Danish-born non-citizens call for change to country’s citizenship rules

People who were born in Denmark but are not Danish citizens were among those to call for citizenship rules to be reformed prior to an annual event on Sunday to celebrate those who have been granted naturalisation.

Danish-born non-citizens call for change to country's citizenship rules
People protest against laws restricting citizenship for people born in Denmark to foreign parents. Copenhagen, September 10th 2023. Photo: Nils Meilvang/Ritzau Scanpix

Around 2,600 new Danish citizens on Sunday attended an event for people who have become naturalised Danes this year.

Citizenship Day, which has been an annual event in Denmark since 2006, was attended by around 2,600 new Danes according to parliament, making this year’s participation the largest on record for a single year.

The rules for qualifying for citizenship in Denmark are some of Europe’s strictest, with many unable to qualify until they have lived in the country for nine years and some people ineligible even though they were born in Denmark.

A string of criteria related to length of residence, financial self-sufficiency, language and cultural knowledge, employment history and criminal records are applied to applicants for citizenship.


The number of people who reside in Denmark, but are not Danish citizens, has increased from 1.9 percent in 1980 to 10.5 percent today.

Critics of existing citizenship rules have argued in the past that fencing off citizenship to a large proportion of long-term residents is creating a democratic deficit.

Around half a million people living in Denmark today are not Danish citizens. This includes a significant proportion who were born and raised in the country.

READ ALSO: Danish citizenship rules ‘partly to blame’ with one in seven in Copenhagen unable to vote

In an opinion piece in newspaper Jyllands-Posten on Sunday, MPs Samira Nawa and Christian Friis Bach of the Social Liberal (Radikale Venstre) party again highlighted the issue.

“Citizenship Day is a good opportunity for us to look ourselves in the eyes and ask if it’s fair for someone born and raised in Denmark – who has always done what is asked of them – not to have the right to Danish citizenship. We don’t think so,” they write.

The Social Liberals want to address the issue, in part by allowing years spent in education to be given equivalence to full-time work for citizenship claims, the MPs state.

Current rules require a certain number of years of employment in Denmark to be eligible for naturalisation. Education does not count towards this, meaning young people who have lived and attended school in Denmark throughout their youth often fail to meet the criteria.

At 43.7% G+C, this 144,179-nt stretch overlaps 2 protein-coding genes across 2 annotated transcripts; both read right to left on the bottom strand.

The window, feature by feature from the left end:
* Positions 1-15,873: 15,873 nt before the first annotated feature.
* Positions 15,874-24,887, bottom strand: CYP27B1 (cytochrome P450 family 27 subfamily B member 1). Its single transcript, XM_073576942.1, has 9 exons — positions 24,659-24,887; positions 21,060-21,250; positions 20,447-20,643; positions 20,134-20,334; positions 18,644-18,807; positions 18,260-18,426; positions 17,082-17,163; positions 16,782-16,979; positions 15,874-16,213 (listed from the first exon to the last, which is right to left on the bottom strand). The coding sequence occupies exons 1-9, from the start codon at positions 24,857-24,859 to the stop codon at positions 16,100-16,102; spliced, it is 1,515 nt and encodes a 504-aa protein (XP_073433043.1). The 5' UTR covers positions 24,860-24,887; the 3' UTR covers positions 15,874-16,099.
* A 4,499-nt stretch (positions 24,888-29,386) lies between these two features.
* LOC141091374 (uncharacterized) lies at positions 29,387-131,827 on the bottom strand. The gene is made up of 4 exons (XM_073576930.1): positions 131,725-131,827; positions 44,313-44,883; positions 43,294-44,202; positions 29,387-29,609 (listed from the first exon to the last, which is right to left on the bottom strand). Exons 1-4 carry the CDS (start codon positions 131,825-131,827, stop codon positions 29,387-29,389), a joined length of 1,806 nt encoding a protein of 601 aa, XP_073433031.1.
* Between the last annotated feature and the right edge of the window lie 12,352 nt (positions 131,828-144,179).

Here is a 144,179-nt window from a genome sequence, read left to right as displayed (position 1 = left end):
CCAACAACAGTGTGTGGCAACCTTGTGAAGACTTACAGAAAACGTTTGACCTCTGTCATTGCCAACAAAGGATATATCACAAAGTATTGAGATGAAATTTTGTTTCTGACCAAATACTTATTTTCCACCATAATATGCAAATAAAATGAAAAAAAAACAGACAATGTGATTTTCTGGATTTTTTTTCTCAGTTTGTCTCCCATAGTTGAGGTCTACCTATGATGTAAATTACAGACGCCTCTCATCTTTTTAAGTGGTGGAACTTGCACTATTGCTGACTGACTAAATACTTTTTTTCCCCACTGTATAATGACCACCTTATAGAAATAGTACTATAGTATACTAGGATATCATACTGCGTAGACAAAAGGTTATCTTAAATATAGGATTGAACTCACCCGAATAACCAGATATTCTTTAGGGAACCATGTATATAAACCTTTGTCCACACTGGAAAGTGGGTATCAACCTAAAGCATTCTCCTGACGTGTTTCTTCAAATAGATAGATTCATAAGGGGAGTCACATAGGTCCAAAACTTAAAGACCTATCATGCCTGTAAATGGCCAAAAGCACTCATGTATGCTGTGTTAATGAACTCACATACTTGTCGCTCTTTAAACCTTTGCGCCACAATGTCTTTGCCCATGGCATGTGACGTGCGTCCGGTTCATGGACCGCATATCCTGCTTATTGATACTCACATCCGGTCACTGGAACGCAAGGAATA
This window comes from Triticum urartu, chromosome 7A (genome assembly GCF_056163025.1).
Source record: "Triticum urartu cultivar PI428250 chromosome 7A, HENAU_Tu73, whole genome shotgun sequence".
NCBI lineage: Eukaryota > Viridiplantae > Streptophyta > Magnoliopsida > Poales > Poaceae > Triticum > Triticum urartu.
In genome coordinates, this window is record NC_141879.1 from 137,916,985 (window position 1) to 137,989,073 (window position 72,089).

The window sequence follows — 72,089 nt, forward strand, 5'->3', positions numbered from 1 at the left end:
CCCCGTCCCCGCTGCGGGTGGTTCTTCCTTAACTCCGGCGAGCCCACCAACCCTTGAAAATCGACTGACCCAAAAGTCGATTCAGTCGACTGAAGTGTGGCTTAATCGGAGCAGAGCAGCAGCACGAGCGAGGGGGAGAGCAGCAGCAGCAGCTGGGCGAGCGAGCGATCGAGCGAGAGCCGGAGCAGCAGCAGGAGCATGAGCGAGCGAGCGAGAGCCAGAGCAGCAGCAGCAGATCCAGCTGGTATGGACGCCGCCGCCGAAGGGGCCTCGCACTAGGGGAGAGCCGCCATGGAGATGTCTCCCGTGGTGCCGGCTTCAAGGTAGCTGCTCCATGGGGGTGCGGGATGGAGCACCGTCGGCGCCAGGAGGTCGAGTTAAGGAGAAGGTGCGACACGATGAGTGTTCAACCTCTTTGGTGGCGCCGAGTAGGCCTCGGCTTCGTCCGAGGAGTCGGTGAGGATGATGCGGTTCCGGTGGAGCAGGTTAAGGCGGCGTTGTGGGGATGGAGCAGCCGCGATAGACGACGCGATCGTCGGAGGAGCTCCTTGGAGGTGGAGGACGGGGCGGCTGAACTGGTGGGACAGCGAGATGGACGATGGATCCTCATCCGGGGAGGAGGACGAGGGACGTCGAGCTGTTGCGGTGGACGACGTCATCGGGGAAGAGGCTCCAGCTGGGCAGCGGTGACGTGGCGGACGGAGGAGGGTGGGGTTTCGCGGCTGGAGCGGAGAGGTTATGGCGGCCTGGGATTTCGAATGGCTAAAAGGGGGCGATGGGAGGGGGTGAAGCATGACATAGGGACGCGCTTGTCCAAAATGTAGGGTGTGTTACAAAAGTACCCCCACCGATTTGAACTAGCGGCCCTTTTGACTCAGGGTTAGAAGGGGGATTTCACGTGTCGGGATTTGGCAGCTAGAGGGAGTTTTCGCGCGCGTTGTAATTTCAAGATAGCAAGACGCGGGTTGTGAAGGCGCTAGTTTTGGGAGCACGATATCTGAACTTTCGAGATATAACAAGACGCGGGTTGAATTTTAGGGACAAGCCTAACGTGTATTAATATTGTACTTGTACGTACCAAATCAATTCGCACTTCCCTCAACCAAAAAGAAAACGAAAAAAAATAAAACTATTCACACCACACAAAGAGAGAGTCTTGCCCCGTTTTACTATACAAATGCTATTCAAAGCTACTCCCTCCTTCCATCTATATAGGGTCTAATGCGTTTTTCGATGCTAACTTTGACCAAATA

People demonstrated over the issue in front of the Christiansborg parliament on Sunday, prior to the Citizenship Day event. Protesters held signs with messages including “I was born in Denmark, I can’t vote there”, a play on the lyrics to the national anthem, and “An alien in my own country”. The protest was arranged by organisations Fair Statsborgerskab (“Fair Citizenship”) and Os Udenfor (“Us Outside”).

Nawa and fellow MP Rosa Lund of the left-wing party Red Green Alliance (Enhedslisten) both spoke on stage.

Asked whether it is fair that people born and raised in Denmark don’t always have the automatic right to citizenship, speaker of parliament Søren Gade said the discussion was for another day.

“The rules that decide who gets citizenship are decided here in parliament, so I won’t go into that today. I am only commenting about the many thousands who have fulfilled the criteria and are here,” Gade told news wire Ritzau.

“They have the chance to come in here today and celebrate. The political discussion must take place in parliament,” he said.

Gade congratulated attendees at the citizenship event on their new democratic rights in Denmark.

“With citizenship follows the right to vote into parliament. You are thereby part of deciding how Denmark’s society will grow. That’s the biggest gift you can get in a democracy,” he said during his speech.

“I encourage you to support some of the symbols that bind our country together. That is the royal family, the Dannebrog flag, the national football team – the things that give shared experiences,” he said.